While highly distracted with love and hope (I fell for someone – on my face!), I managed to read three good but very different books…
I’m not one to prove a point by quoting scripture, as if it puts the wisdom in us, but the Widow’s Mite story says so much about the reality of our country’s economic relations I just have to use it. Luke 21 tells of Jesus observing the collection bowl at the temple. A rich Pharisee makes a big show of putting in a relatively large amount. A widow meekly puts in a mere mite. “See,” Jesus says to his followers, “she gave more, for she gave everything she had, while he gave only a bit of what he had left over” (Luke 21). Jesus didn’t have it backwards. Though the Pharisee gave the equivalent of hundreds of dollars, while she gave only a dollar, he calls her gift “more.”
Jesus used a higher math, a higher understanding of the privilege or plight of real human beings. So should we. He cared for the abandoned and besieged. So should we. He went so far as to overturn the moneychangers’ tables, and chased them from the temple. So should we. If Jesus could peek in on the temple of our democracy, our Capitol Building in Washington, D. C., what would he see?
More importantly, what do we see? It is our responsibility to tend the daring doings of a decent democracy. We have no common collection bowl, except perhaps taxes. Taxes are what we all give to the all of us. But, as in days of yore, we see Pharisees making a big show of the “gifts,” not saying how much more they have left over, while widow put in mere mites, though it’s all she can do. Taxes are the little thing our government manages. The bigger thing is how it manages all her ordinary life needs. What about her food, phone, and heat? What about health care?
What does health care cost her and how much do the modern Pharisees make from it? Our widow is like all those in the bottom quintile of income in our country. Back in 1958 she made $7,202, the average for the bottom 20% of Americans. Forty years later, after the unprecedented prosperity of the 90’s even, she made only $7,762, up a whole $560, a factor of about zero. (All references for this sermon available on request.) She must go to the doctor. Her twenty-minute visit will cost her $40. That’s a lot for her to give, for she first has to live somewhere, eat something, and with careful management, have $40 at the end of the month.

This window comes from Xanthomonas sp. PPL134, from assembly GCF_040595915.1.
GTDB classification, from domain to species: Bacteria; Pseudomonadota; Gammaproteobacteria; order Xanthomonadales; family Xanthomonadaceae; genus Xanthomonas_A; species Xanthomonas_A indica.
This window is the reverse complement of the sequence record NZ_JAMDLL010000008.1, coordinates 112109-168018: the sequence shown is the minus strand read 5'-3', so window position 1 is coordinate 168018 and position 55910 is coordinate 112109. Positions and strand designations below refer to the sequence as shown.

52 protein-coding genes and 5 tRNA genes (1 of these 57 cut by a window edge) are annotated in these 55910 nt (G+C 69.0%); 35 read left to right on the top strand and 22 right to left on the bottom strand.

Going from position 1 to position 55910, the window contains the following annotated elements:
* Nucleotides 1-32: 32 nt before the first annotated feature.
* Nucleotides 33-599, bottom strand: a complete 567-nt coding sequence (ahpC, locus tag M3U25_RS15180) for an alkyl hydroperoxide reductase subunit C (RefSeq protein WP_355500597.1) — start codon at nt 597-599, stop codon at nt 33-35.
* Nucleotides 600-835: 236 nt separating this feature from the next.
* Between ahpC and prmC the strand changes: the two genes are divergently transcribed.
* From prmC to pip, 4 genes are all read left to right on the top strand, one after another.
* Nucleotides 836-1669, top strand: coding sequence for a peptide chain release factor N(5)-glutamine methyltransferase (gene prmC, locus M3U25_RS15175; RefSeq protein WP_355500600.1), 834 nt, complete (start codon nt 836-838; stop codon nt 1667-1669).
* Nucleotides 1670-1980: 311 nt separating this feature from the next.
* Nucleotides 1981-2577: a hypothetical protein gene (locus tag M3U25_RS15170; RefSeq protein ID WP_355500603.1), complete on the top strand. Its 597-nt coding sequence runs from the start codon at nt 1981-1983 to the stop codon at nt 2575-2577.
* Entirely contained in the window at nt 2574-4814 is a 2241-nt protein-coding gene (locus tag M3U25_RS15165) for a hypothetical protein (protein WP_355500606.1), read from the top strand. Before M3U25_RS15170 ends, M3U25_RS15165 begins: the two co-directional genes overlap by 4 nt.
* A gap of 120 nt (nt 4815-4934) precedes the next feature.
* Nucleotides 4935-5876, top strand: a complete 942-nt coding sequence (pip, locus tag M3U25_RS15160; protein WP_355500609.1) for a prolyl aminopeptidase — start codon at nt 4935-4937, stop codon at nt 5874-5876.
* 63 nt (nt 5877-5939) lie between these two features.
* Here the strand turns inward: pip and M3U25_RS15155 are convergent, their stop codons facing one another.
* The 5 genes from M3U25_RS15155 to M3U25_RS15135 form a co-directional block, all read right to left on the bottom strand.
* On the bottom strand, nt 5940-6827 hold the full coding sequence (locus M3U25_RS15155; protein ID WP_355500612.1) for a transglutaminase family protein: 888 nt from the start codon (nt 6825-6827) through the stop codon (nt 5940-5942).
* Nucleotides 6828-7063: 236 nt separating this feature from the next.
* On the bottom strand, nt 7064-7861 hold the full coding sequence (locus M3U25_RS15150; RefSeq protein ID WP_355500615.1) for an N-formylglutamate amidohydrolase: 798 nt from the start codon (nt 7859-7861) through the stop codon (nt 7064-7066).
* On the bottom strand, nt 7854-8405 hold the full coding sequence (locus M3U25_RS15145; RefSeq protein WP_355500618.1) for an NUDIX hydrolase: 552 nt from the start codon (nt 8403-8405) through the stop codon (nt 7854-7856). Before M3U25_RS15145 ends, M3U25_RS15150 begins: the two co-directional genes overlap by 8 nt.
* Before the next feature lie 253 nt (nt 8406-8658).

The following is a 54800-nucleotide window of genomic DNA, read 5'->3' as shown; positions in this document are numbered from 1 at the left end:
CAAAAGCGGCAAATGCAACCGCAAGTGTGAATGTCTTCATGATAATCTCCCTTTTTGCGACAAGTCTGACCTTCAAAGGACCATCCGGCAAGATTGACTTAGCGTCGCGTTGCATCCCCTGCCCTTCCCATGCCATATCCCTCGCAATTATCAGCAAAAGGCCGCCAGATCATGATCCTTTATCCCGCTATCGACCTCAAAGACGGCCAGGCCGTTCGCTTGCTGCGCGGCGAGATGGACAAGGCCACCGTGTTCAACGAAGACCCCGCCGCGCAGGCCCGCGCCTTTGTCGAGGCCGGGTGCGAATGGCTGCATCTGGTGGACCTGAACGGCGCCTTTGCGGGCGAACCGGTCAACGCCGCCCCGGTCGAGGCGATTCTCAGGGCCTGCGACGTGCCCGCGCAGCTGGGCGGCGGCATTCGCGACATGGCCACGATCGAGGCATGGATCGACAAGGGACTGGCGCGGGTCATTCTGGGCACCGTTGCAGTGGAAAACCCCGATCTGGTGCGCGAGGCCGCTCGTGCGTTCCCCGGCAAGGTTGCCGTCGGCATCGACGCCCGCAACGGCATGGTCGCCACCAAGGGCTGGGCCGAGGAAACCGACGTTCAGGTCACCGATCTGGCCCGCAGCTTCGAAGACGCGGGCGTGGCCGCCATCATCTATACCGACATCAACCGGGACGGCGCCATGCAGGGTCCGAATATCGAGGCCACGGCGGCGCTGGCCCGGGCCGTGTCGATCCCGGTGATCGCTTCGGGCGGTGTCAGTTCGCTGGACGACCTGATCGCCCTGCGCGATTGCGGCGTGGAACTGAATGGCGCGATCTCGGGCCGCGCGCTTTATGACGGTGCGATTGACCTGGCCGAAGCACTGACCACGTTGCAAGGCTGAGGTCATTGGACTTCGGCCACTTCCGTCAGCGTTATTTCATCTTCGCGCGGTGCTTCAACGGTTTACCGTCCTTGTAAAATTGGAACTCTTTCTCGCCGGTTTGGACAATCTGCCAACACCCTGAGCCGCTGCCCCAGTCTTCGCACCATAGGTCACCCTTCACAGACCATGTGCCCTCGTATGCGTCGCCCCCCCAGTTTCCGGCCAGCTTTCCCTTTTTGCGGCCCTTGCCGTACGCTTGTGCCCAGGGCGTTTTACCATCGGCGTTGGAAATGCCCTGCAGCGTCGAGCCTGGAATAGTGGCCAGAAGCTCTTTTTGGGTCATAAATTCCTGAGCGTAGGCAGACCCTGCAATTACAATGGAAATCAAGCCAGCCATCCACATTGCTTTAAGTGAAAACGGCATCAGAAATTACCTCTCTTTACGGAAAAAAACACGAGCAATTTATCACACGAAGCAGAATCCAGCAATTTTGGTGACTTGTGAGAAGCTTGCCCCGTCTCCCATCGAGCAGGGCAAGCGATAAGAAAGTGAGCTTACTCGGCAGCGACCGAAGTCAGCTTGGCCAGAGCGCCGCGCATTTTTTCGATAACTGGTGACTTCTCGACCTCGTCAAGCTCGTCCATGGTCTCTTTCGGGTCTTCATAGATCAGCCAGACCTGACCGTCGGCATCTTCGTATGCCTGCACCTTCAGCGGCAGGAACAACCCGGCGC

Here is where the Widow’s Mite story has even more meaning. What seems a great amount for her to have and pay, seems like only a little to her doctor. He’ll make more than twice that for every hour he works. Back in 1958 the doctor made $75,000, over ten times what she then made. Forty years later his income rose to $106,000, up $31,000, an increase of four times her annual income. Two years later he will have received another $30,000 per year, to about $140,000. That’s the family practice doctor. The radiologist makes over double that.
Now, if I were a doctor listening to this I might resent me for saying it. If I weren’t in a Unitarian Universalist fellowship I might bite my tongue rather than point out such systemic inequalities. Fortunately, I have doctors present who agree we have neither health nor care in “health care.” Plus, I’ll admit, doctors train hard, work hard, and are due more than most people. Their responsibility is enormous, and their insurance bill reflects this. He needs her forty dollar mite all the more, as does his insurance agent and the hospital executives and the lawyers and the investors.
The top executives of our large health insurance companies make one to five million dollars a year! She can’t afford this; she’ll have to get a second job. It costs her a lot to keep the rich rich.